Trigger Warning: The following story contains graphic details.
The Long Beach chapter of Black Lives Matter organized a funeral procession from Long Beach to a Los Angeles rally, along with other regional chapters, to protest police brutality and honor the lives of George Floyd, Long Beach’s Fredrick Taft and the countless others lost to racist violence on Monday, June 8.
Frederick Taft, a black man from Long Beach was shot and killed during a family reunion at Pan American Park in the 5100 block of Centralia Avenue in the Lakewood Village on July 21, 2018. His murderer has still not been found. According to the Long Beach Police Department’s investigation, the suspect was identified as a male White adult in his 50’s.
Taft’s daughter Corie Taft and his nieces Allison Flanigan and Lakisha Porter, were in attendance at Cal State Long Beach where participants met before the procession, and shared their story with the crowd gathered in the parking lot by CSULB’s pyramid before the procession left.
Frederick had been attending a large family gathering and was spending time with loved ones at Pan American Park on July 21, 2018 when he went to use the park bathroom at around 4:26pm.
According to Flanigan, the only stall was occupied by the killer, forcing Taft to turn his back to use the urinal. The killer then emerged from the stall in the men’s room and shot Taft nine times from behind, including once in the back of the head, killing Taft while he was still exposed.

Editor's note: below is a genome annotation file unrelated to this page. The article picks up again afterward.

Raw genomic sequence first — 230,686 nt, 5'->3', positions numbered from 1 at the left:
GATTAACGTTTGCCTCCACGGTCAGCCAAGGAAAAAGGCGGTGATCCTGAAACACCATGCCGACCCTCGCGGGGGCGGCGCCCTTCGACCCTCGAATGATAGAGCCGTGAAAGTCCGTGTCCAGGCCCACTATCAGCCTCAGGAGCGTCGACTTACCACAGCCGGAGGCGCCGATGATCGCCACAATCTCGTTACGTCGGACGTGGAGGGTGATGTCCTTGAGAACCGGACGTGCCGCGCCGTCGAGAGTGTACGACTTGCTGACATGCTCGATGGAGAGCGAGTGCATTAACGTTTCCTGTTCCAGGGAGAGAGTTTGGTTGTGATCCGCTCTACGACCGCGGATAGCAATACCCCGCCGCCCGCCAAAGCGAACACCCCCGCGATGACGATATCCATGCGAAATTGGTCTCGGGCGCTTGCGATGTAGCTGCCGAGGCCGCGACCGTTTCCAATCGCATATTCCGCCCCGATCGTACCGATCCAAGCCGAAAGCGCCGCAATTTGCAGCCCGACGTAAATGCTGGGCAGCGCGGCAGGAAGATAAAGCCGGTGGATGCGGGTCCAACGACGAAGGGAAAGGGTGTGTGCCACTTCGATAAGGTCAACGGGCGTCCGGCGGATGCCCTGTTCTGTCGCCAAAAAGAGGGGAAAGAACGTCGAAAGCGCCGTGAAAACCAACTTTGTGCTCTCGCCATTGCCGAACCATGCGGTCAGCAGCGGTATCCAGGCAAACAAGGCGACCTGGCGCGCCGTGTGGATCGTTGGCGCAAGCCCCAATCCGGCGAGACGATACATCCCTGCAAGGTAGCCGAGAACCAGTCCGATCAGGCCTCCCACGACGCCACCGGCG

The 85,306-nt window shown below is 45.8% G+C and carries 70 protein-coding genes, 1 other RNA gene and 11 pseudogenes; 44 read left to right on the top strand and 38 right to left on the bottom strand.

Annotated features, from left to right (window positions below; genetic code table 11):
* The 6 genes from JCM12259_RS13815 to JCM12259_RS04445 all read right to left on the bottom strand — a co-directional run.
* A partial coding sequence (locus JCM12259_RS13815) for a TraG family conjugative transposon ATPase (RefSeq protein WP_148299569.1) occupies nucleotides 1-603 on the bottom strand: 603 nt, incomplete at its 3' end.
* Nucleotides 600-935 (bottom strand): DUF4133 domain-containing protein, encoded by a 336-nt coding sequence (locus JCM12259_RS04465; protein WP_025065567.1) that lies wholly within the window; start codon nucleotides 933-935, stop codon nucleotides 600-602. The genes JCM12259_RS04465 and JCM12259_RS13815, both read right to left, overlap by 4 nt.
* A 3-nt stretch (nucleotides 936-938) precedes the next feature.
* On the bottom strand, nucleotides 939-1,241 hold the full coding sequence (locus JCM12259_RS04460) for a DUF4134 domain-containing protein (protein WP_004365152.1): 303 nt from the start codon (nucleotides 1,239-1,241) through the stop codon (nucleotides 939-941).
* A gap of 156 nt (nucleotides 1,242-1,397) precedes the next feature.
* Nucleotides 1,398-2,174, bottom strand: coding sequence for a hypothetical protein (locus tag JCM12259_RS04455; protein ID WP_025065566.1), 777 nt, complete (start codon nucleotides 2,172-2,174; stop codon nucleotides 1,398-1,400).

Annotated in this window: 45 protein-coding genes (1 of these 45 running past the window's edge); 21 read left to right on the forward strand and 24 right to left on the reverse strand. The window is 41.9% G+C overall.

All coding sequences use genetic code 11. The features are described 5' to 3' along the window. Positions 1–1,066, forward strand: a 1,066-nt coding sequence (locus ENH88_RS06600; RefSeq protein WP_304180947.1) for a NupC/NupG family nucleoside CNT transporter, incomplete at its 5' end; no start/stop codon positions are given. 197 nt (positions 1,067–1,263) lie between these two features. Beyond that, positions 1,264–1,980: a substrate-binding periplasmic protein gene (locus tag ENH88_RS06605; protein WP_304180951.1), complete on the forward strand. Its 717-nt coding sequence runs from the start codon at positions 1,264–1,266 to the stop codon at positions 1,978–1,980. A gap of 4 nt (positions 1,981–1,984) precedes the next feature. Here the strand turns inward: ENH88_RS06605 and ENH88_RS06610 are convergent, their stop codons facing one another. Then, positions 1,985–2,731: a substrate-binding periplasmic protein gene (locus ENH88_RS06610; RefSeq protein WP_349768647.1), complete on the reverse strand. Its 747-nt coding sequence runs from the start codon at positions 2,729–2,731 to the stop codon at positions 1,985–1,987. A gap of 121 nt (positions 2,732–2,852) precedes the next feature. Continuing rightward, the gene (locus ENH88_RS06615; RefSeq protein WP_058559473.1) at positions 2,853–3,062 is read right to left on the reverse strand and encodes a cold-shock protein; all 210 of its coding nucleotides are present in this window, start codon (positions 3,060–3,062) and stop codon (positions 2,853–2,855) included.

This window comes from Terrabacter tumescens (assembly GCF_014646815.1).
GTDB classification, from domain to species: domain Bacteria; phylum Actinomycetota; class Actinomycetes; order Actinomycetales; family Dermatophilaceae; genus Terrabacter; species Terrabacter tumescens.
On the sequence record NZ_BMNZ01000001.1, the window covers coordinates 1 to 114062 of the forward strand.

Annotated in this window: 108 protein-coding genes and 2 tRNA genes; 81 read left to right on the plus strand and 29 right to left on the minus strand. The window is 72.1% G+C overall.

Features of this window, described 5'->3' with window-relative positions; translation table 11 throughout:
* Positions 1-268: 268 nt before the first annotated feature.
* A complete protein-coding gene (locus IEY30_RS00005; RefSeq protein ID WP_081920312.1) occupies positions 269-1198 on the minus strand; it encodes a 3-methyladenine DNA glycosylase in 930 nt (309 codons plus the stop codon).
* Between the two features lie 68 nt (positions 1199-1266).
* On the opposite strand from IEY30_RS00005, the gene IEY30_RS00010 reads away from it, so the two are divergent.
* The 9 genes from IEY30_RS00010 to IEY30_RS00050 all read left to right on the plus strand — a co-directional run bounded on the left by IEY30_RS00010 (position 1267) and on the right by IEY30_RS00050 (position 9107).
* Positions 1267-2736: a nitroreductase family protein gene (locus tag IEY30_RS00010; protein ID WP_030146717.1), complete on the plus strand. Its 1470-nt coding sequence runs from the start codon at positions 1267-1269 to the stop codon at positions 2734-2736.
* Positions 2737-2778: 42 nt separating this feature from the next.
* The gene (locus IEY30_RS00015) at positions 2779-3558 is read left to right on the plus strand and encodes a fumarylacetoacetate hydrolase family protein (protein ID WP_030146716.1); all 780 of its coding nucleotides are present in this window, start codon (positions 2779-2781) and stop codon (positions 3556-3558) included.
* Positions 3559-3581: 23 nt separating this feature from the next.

However, the LBPD press release only states that Taft was shot from behind in the upper torso.
According to the family, LBPD left his body in plain view for hours and did not make any efforts to place a sheet or obstruct the public’s view and people began to gather and take photos of the scene on their phones. Among those who saw the body was Taft’s own grandchild, recalled Flanigan.
Flanigan also noted that LBPD only secured the immediate area near the bathroom, even though a family member had seen a suspect with a rifle escaping through the park. According to the family, if the suspect had dropped anything or left behind any evidence as he fled, there would be no way of knowing because LBPD didn’t secure and search the entire park.